In their second motion, Plaintiffs challenge the Act’s prohibition of strict liability claims against sellers and retailers of asbestos-containing products. They contend that this provision, Fla. Stat. §774.208, violates the Equal Protection Clause of the Florida Constitution by creating the following arbitrary distinctions: (1) discriminating among plaintiffs injured by defective products by making an unnecessary distinction between those who are injured by asbestos and those injured by all other defective products; and (2) wrongfully distinguishing between product sellers based solely on the product they sell; i.e., by distinguishing between sellers of asbestos-containing products and sellers of all other defective products. Plaintiffs again assert that this provision of the Act fails the rational basis review under Florida’s McCall test, as set forth above, given the lack of legislative findings to support the purpose of the statute. And, even if the Court were to decide that the Legislature had a legitimate governmental purpose for this provision, preventing all plaintiffs from asserting strict liability claims against sellers and retailers is not rationally related to achieving the stated goals of preserving assets to compensate future plaintiffs or protect Florida’s economy. Notably, Plaintiffs failed to aver in their motion that they are unable to assert claims for strict liability against any of the defendants named in their complaint. So whether they even have standing to bring this motion in the Clark case is yet to be determined.

In their third and arguably most significant motion, Plaintiffs seek punitive damages against one of the defendants in Clark and challenge the constitutionality of the Act’s provision that abolishes punitive damages, Fla. Stat. §774.207. In the motion, Plaintiffs first provide the bases for why punitive damages are warranted against the defendant in question. Next, Plaintiffs present their constitutional challenge of the Act’s prohibition of punitive damages arguing that it violates the Equal Protection Clause of the Florida Constitution. Plaintiffs contend this provision creates an arbitrary distinction –this time, by immunizing manufacturers of asbestos–containing products against punitive damages, even when they have engaged in grossly negligent or intentional misconduct, while manufacturers of all other products remain subject to punitive damages in Florida. Plaintiffs also contend that the Act’s bar on punitive damages fails the rational basis test under McCall, because the legislative record supposedly does not support the stated purpose of imposing a punitive damages bar against defendants in asbestos. According to Plaintiffs, regardless of whether this provision serves a legitimate governmental purpose, the Act does not preserve assets for sick plaintiffs by precluding punitive damages in a small number of Florida lawsuits.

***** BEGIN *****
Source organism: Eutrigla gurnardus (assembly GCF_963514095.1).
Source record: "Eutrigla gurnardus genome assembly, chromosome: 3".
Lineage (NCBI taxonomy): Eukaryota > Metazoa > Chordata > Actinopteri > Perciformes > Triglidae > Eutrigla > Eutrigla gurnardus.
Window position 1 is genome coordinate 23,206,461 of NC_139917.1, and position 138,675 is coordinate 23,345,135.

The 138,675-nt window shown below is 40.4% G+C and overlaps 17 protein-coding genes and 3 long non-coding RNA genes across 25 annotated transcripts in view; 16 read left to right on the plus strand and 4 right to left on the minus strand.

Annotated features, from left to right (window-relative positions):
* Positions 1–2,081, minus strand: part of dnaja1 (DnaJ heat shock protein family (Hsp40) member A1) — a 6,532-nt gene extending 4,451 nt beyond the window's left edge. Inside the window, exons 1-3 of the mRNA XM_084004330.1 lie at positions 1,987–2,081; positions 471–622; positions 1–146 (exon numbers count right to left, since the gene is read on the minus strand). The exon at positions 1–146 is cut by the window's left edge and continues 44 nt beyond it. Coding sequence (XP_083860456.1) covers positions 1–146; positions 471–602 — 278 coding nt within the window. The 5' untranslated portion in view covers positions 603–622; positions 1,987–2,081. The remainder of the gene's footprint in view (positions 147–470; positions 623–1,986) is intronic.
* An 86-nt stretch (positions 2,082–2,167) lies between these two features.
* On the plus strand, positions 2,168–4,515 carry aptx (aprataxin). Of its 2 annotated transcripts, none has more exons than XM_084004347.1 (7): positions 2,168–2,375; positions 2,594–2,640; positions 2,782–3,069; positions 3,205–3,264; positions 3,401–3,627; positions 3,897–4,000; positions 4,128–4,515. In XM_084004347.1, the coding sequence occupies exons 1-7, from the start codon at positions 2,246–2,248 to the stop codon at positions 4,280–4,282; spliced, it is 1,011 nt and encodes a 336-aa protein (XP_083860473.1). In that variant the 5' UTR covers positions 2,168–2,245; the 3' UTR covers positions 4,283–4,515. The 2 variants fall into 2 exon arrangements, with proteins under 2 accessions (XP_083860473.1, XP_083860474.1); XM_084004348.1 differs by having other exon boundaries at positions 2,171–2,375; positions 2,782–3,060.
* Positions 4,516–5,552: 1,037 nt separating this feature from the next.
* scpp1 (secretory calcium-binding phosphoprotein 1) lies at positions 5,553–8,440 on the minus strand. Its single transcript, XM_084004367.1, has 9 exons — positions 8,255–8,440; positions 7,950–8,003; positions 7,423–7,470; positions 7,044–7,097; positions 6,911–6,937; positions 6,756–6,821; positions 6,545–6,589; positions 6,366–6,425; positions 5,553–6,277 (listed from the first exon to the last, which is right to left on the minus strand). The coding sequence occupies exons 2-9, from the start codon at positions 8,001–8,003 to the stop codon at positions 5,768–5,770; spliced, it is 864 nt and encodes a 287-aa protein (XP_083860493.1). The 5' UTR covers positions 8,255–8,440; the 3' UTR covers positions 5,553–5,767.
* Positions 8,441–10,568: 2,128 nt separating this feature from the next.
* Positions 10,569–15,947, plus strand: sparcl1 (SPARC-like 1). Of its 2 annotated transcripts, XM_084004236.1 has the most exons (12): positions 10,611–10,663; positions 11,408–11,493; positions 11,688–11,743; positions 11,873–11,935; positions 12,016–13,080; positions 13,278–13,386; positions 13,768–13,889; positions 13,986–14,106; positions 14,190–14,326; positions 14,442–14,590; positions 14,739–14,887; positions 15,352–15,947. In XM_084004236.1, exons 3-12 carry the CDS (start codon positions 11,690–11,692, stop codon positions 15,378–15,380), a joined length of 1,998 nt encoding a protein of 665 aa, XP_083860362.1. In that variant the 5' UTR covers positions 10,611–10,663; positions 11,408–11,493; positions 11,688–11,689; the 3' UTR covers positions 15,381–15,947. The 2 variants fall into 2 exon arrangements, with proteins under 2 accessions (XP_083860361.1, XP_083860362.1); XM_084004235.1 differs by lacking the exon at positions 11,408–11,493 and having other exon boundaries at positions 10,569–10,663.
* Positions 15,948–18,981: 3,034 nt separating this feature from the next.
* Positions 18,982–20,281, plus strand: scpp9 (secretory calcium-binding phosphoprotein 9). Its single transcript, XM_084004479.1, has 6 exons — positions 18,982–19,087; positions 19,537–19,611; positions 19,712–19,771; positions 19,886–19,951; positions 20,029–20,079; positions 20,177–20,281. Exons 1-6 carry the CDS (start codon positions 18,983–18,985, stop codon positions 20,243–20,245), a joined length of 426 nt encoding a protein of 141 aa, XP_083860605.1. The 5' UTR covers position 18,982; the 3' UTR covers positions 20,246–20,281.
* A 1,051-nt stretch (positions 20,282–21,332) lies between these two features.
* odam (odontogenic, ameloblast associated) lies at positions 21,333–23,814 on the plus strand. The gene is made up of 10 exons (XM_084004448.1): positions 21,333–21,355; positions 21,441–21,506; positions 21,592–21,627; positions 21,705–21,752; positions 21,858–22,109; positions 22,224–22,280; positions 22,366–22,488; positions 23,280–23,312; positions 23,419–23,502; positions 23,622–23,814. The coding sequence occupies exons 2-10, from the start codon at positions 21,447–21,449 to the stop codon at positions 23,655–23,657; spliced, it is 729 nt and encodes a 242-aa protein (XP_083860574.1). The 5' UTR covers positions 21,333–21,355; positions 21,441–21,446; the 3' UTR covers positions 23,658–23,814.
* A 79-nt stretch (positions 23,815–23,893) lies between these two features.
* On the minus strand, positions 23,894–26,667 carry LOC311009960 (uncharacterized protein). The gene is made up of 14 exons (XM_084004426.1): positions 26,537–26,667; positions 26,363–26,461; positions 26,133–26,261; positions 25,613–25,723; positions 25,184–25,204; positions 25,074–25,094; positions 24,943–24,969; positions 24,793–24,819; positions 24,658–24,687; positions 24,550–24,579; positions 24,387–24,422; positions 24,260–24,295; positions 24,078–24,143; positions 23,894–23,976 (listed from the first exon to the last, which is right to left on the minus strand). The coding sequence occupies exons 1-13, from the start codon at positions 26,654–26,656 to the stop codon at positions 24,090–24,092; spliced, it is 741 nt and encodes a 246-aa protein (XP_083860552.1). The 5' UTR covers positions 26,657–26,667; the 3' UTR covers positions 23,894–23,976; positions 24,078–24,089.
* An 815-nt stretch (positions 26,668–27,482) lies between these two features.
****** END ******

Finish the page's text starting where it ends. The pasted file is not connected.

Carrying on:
These motions are still in a very preliminary posture and discovery relevant to the constitutional challenges is currently being conducted. Nevertheless, they will be closely watched, as the outcome could have far-reaching effects on asbestos litigation in Florida.

Asbestos(Cropped)Travelers Casualty and Surety Company (“Travelers”) dodged a bullet when a $36 million judgment entered against it was unanimously overturned by a recent Third Circuit ruling in General Refractories Co. v. First State Ins. Co., 2017 WL 1416364 (3d. Circ. 2017). Significantly, the Third Circuit held that Travelers had no obligation to indemnify its policyholder, General Refractories Company (“GRC”), for any losses associated with underlying asbestos-related lawsuits based on a policy exclusion for losses “arising out of asbestos.” The crux of the Court’s decision is hinged on the interpretation of the language that shaped the asbestos exclusion in Travelers’ insurance policy, which provided:

“It is agreed that this policy does not apply to EXCESS NET LOSS arising out of asbestos, including but not limited to bodily injury arising out of asbestosis or related diseases or to property damage.”